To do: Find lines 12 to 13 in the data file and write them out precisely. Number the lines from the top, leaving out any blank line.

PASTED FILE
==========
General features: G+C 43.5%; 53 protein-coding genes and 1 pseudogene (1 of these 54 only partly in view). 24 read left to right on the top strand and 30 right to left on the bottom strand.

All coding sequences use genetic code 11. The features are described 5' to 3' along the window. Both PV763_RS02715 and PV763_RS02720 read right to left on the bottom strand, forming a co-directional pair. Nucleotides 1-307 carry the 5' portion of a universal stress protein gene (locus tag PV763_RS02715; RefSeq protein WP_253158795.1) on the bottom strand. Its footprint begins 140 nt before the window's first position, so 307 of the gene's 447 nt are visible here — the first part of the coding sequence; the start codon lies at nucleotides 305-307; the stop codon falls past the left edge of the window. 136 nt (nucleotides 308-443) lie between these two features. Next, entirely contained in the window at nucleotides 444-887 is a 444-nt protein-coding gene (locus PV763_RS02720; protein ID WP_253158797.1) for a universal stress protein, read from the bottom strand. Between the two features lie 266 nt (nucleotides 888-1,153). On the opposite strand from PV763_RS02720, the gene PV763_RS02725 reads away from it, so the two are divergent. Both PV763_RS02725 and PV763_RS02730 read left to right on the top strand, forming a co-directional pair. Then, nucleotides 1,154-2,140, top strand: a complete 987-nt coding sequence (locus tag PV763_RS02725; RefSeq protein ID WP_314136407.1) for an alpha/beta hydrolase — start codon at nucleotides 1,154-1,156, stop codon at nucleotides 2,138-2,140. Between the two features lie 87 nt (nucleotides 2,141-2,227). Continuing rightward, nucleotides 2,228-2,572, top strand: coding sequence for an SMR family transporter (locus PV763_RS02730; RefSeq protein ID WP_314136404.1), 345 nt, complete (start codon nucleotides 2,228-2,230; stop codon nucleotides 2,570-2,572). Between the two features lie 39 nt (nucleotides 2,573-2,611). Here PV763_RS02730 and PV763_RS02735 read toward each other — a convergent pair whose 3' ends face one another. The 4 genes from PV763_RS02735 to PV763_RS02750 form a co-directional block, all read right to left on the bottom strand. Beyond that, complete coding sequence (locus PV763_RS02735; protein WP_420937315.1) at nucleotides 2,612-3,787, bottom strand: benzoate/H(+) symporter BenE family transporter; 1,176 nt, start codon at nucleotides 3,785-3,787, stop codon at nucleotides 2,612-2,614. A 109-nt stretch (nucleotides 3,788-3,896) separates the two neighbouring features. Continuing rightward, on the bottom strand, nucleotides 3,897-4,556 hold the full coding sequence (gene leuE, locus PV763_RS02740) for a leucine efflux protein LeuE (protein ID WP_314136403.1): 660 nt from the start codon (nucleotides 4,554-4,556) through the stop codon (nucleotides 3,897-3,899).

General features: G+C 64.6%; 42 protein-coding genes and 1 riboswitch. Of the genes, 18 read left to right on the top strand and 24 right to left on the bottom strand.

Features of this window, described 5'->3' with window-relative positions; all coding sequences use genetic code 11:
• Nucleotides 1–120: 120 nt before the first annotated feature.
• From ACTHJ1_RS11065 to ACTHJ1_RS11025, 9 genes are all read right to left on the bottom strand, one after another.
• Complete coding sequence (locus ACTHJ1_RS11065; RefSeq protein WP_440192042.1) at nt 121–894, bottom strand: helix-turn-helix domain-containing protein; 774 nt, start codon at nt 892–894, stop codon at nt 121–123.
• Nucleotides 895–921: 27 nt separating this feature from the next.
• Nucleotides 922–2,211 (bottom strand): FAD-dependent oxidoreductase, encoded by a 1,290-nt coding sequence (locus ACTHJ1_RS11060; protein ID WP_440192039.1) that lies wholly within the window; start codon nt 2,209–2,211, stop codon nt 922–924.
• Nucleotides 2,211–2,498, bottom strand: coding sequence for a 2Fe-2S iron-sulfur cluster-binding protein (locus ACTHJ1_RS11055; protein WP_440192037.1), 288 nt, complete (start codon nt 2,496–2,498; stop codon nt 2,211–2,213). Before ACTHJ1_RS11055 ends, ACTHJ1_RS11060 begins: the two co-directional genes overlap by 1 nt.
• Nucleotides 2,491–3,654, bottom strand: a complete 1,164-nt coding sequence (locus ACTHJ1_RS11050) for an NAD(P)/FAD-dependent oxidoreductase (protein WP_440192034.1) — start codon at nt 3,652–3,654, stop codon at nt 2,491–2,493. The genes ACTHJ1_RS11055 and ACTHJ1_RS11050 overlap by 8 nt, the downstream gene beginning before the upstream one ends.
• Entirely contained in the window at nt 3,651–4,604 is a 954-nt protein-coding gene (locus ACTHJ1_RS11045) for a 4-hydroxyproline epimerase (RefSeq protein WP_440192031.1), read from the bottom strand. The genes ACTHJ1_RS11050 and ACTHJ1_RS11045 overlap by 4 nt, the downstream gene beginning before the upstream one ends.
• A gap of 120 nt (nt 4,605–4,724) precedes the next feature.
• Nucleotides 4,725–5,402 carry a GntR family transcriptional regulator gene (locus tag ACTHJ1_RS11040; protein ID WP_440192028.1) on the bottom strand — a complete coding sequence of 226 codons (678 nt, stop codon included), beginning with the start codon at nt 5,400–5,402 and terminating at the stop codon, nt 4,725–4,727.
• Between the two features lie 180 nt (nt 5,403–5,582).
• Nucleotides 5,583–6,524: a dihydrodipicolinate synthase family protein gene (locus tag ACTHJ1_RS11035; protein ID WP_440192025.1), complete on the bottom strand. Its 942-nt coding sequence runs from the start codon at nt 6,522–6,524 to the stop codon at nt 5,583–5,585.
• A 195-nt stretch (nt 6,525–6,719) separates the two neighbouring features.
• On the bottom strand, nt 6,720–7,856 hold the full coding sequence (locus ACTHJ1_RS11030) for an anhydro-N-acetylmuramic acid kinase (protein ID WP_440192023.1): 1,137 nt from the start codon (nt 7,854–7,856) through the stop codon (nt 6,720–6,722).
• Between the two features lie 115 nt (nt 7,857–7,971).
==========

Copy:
• Entirely contained in the window at nt 3,651–4,604 is a 954-nt protein-coding gene (locus ACTHJ1_RS11045) for a 4-hydroxyproline epimerase (RefSeq protein WP_440192031.1), read from the bottom strand. The genes ACTHJ1_RS11050 and ACTHJ1_RS11045 overlap by 4 nt, the downstream gene beginning before the upstream one ends.
• A gap of 120 nt (nt 4,605–4,724) precedes the next feature.